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Where Talent Meets Career Opportunity

Has your business been struggling to find and hire candidates with the appropriate soft skills? If so, it is not alone. A recent study found that 44 percent of employers believe that today's job candidates are lacking the necessary soft skills to be successful on the job.1
Yesterday at the ASU GSV Summit in Salt Lake City UT, Penn Foster announced our exciting new collaboration with Roadtrip Nation, an organization that empowers individuals to pursue fulfilling careers, and Strada Education Network, a nonprofit dedicated to solving today's higher education and workforce challenges, on our Skills Forward Roadtrip! The Roadtrip will aim to engage and inspire America's next generation workforce while addressing the issue of the skills shortage for high demand skilled trades occupations.
As we continue to look at industries with fast growing careers, another that jumps out with no shortage of jobs is the veterinary services industry. In 2016, U.S. pet industry spending was over $66 billion dollars, a number that is expected to grow by an additional 4% is 2017.1 This number included over $16 billion spent annually on vet care. There are many positions within the veterinary services industry that can provide attractive career paths for youth organizations, workforce investment boards, and nonprofits to place their learners. One position in particular that has proven a good fit for entry-level employment is Veterinary Assistant - which is expected to grow by 9% within the next decade.2
When a company identifies the need to fill a job role or particular skill set, what is the first instinct of management? More often than not, employers gravitate toward recruiting the talent they need through hiring sites like Monster, Indeed, and more. However, what if the talent is simply not available? Many employers in manufacturing and construction are finding themselves in this exact position due to the skills gap in the skilled trades industries. A 2016 Department of Commerce (DOC) report notes that many firms often require employees to have a high level of company-specific knowledge that often cannot be found in the labor market.1 When positions are continually left open, employers must deal with the consequences of delivering products late or turning down work altogether.
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Last weekend, I had the privilege and honor to be a guest judge for the Open Track of the President's Innovation Challenge at the Harvard Innovation Labs. The Innovation Challenge aims to support Harvard students on their journeys to turn their desire for abetter world into a sustainable venture. Specifically, this year's finalists are trying to solve social issues (equitability, sustainability, safety), to respond to the desperate need for innovation within the health and life sciences industry, and to innovate in other areas thatwould help a cross section of industries such as computing.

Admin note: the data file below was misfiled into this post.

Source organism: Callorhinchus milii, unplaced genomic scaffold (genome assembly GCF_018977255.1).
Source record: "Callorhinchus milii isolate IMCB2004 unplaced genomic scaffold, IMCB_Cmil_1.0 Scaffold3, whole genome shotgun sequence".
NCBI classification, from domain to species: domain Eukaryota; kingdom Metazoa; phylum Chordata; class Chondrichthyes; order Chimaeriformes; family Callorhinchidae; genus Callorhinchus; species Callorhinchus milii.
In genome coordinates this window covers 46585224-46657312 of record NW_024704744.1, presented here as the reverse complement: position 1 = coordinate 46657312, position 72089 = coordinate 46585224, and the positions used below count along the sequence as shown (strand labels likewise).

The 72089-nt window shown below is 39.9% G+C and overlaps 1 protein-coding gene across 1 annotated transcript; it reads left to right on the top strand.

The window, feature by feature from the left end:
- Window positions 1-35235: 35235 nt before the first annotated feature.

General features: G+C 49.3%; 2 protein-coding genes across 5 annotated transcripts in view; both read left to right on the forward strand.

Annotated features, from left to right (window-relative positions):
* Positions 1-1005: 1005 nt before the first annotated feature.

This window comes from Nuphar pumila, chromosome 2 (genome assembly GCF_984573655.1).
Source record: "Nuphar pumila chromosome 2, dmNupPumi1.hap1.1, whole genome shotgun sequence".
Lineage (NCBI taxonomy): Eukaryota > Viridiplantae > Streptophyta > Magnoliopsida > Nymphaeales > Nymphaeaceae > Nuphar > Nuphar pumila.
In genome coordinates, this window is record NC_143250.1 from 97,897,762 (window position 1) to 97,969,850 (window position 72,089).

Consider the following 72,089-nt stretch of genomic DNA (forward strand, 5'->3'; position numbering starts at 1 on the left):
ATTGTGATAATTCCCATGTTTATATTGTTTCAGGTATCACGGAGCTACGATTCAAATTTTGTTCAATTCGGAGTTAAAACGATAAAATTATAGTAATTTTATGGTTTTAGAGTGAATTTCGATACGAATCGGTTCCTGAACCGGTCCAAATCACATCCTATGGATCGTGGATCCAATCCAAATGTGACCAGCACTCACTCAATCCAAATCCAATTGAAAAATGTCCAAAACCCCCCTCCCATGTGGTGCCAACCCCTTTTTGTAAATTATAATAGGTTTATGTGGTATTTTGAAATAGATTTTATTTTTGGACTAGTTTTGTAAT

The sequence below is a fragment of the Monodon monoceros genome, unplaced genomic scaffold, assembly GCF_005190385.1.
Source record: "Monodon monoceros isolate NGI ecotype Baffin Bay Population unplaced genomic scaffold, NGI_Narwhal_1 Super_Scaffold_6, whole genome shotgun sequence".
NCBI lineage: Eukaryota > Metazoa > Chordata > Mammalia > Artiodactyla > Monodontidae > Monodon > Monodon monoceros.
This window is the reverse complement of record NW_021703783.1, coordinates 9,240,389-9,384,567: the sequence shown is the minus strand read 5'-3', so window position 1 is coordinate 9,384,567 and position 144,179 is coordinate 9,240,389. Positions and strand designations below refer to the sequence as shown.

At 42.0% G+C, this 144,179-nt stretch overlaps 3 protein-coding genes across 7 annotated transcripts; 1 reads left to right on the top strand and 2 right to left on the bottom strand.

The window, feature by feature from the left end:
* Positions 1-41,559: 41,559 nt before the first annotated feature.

In today's competitive job market it's nearly impossible to find a job without a postsecondary credential or degree. For example, there have been 11.6 million jobs created since the 2008 economic recession, and an overwhelming majority of these jobs " 11.5 million " have gone to workers with at least some postsecondary education.1
The unemployment rate for youth and young adults, ages 16-to-24-years-old, is double that of the national unemployment rate. This high level of unemployed or underemployed youth is an epidemic that is affecting an entire generation. This is not the only problem affecting the job market. Employers are having a hard time finding the right candidates to fill their positions. The Rockefeller Foundation Study, "The State of Entry-Level Employment in the U.S.," shows that 43 percent of employers consider sourcing candidates as one of their biggest challenges.
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The perception of online education is changing. Seen for many years as the poor relation of brick-and-mortar institutions, online education is rapidly gaining respect. According to the 2013 Survey of Online Learning, perceptions of online education dramatically changed during the previous decade. Indeed, the proportion of academic leaders rating online courses as offering the same or superior learning outcomes as face-to-face tuition has now risen from 57 percent to 74 percent.

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